If there’s one room in the house that I am dying to tear down and start over, it’s my bathroom. To have a light, airy, clean feeling bathroom? Pure bliss. As a fellow Oaklander, I was particularly excited to see how freelance designer Erin Owes chose to update the bathroom in her 1911 bungalow. Erin wanted to maintain some of the home’s older elements but in bring more light, space and efficiency, especially in the bathroom. I love the earthy, muted color palette she’s chosen; it’s dark but not unwelcoming, and the deep olive tone on the walls offsets the tile nicely. There are also some great updates that we can’t see, like radiant heating under the floors and smarter outlet placement, which vastly improve the experience in this space. Great work, Erin! — Kate
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Time: 2 months
Cost: under $20,000
Basic Steps: Last fall my family bought our first house in Oakland, Ca. It is a California Bungalow (1911) that hadn’t been too altered. There are one and a half bathrooms in the house, and in the main bath, the shower was over the tub and the vanity was way too small. We absolutely wanted to keep the original clawfoot tub and the charm of the house while updating the layout and making it more “user friendly” for our family of four. We knocked out the adjacent closet, scooted the tub over and built a separate shower. We changed the direction of the toilet, keeping the plumbing in the same place to save money, and put in a new vanity.
As a huge fan of Heath Ceramics, I had to use their tile, but their price point is a little higher than we can afford right now, so I took a trip to their factory and found this mix of greens in the seconds’ room. The paint is from Yolo Colorhouse, and the plumbing fixtures are a combination of new Kohler pieces (from their Bancroft line) and original fixtures. We had to take out the original built-ins to make room for the vanity, but our contractor saved the door from our medicine cabinet and used it for the new one.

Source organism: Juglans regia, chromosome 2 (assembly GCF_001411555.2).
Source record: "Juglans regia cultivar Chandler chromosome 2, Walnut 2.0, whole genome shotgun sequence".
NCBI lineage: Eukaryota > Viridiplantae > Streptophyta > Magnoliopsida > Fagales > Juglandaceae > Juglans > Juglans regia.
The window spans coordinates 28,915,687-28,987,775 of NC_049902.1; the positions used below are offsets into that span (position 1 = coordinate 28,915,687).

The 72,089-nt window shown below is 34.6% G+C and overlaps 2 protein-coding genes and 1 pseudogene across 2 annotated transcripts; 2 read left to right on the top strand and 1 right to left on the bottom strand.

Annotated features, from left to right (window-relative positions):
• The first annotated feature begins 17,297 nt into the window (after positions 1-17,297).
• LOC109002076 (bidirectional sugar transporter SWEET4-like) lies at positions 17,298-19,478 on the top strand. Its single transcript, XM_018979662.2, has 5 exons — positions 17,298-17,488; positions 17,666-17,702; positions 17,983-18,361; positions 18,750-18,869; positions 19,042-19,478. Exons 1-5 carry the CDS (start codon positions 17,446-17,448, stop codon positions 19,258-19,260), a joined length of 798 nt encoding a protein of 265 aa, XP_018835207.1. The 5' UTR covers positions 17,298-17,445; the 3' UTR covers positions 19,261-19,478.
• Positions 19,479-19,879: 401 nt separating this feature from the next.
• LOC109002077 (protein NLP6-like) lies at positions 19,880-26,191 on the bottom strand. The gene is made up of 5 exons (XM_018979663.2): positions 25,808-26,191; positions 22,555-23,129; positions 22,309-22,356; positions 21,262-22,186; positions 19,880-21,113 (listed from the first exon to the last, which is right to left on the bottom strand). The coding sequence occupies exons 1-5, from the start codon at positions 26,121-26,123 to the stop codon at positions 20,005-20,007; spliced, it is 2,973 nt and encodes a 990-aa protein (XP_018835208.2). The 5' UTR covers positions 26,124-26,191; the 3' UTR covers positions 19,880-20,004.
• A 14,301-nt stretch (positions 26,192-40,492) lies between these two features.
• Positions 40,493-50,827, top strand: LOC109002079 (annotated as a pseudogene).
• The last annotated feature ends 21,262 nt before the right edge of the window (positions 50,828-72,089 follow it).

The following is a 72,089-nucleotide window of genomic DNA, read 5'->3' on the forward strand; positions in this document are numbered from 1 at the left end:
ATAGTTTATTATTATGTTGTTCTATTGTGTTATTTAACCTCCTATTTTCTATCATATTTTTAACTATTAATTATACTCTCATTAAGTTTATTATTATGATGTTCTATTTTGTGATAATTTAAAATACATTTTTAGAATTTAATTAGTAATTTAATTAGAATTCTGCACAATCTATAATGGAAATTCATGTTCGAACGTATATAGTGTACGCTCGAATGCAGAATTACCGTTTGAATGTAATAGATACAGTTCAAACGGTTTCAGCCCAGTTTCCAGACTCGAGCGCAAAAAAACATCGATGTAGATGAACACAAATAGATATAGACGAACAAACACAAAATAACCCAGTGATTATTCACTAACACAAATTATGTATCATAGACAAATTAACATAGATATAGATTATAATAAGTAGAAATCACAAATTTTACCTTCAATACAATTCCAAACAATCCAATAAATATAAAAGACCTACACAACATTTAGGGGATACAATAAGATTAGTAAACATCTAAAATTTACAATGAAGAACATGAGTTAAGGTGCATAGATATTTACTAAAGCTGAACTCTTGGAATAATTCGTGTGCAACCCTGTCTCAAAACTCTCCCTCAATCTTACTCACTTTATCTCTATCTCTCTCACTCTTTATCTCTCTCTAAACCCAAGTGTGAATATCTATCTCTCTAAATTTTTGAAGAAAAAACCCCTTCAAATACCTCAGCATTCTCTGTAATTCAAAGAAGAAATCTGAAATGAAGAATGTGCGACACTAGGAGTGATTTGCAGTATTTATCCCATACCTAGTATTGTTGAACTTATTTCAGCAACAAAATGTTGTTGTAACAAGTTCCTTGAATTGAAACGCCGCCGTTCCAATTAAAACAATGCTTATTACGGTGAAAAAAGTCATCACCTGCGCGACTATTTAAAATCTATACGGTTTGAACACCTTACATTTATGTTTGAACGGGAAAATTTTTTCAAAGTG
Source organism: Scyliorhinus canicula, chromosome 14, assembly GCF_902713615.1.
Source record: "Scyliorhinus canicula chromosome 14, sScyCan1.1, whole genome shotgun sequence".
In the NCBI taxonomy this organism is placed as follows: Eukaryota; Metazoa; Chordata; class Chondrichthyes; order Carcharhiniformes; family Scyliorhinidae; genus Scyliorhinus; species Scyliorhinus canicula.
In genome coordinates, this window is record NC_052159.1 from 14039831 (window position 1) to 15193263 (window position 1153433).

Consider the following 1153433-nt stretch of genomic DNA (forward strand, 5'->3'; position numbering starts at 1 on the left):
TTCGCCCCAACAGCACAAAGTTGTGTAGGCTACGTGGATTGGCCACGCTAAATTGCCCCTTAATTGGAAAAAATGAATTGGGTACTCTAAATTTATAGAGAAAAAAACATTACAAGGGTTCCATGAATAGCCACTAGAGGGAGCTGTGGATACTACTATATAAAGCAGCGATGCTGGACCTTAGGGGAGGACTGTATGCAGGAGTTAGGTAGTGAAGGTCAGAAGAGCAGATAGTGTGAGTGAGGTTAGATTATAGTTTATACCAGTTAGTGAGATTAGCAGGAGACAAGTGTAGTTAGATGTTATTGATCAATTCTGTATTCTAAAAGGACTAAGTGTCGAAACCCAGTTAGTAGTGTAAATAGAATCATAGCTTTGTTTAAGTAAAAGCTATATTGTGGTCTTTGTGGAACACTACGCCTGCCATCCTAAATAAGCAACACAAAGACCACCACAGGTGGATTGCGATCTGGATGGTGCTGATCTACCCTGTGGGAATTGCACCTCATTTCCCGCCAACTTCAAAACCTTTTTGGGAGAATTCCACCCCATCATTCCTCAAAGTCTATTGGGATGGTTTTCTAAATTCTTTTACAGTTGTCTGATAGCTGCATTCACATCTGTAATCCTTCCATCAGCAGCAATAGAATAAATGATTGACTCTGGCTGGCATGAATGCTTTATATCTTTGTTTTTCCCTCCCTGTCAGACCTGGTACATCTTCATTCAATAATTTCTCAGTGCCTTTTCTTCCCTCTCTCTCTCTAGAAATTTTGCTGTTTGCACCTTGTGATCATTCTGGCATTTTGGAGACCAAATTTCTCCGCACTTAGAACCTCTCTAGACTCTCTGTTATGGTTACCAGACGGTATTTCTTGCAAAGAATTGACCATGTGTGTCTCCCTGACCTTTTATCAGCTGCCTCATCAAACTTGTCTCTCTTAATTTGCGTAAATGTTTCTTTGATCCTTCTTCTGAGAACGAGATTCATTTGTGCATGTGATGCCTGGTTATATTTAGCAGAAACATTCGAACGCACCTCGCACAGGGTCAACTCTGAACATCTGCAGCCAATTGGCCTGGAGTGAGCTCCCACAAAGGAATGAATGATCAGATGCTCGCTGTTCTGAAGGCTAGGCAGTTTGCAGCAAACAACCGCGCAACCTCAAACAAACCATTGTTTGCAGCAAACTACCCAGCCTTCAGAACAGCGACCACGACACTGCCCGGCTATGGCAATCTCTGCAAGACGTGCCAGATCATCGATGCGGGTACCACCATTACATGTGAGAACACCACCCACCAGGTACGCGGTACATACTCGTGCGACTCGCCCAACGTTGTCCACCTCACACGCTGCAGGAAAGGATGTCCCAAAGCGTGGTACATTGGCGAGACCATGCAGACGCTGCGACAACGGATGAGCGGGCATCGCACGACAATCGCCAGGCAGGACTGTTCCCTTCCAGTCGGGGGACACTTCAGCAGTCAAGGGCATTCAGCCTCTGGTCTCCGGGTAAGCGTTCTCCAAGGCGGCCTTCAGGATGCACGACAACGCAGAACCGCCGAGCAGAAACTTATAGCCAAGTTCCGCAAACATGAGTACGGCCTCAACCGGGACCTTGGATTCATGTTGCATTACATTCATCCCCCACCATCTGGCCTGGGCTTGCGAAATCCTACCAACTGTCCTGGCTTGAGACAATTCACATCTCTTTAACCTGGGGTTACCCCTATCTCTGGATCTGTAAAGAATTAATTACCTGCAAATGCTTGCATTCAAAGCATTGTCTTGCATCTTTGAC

Some of my favorite things about this bathroom are things you can’t see at all. Our biggest luxury was installing infloor radiant heating. It’s on a timer, so it begins warming before we wake up, shuts off for the day and gets warm when we come home at night. I love tile, but it is so cold on bare feet. Every morning when I walk into the bathroom, I am thankful for the warm floor. The cat has mastered the schedule, and the bathroom has become her favorite nap spot. Also, I had the electrician install an outlet inside the medicine cabinet, so I don’t have to look at the tangle of wires for my toothbrush. This is the sort of thing that really makes designing bathrooms fun — remembering that they are to be used and figuring out how they can function better while still being pretty.
As an interior designer, the advice that I always give people is: Be organized. Everyone always wants to rush into a project and get going, but having a very detailed design plan before demo begins makes a HUGE difference. That way, the expectations are clear from the beginning for everyone, and surprises, delays and budget problems are kept to a minimum. I know so many clients who start demo without even having finalized drawings, and then they end up not knowing how to allocate their budget or the project gets stalled while the client is still making design decisions. — Erin
Shower tile: Heath Ceramics
Hextile: Import Tile
Paint: Yolo Colorhouse
Shower valve, sink and sink faucet: Kohler Bancroft
Ceiling light: Original
Vanity sconces: Schoolhouse Electric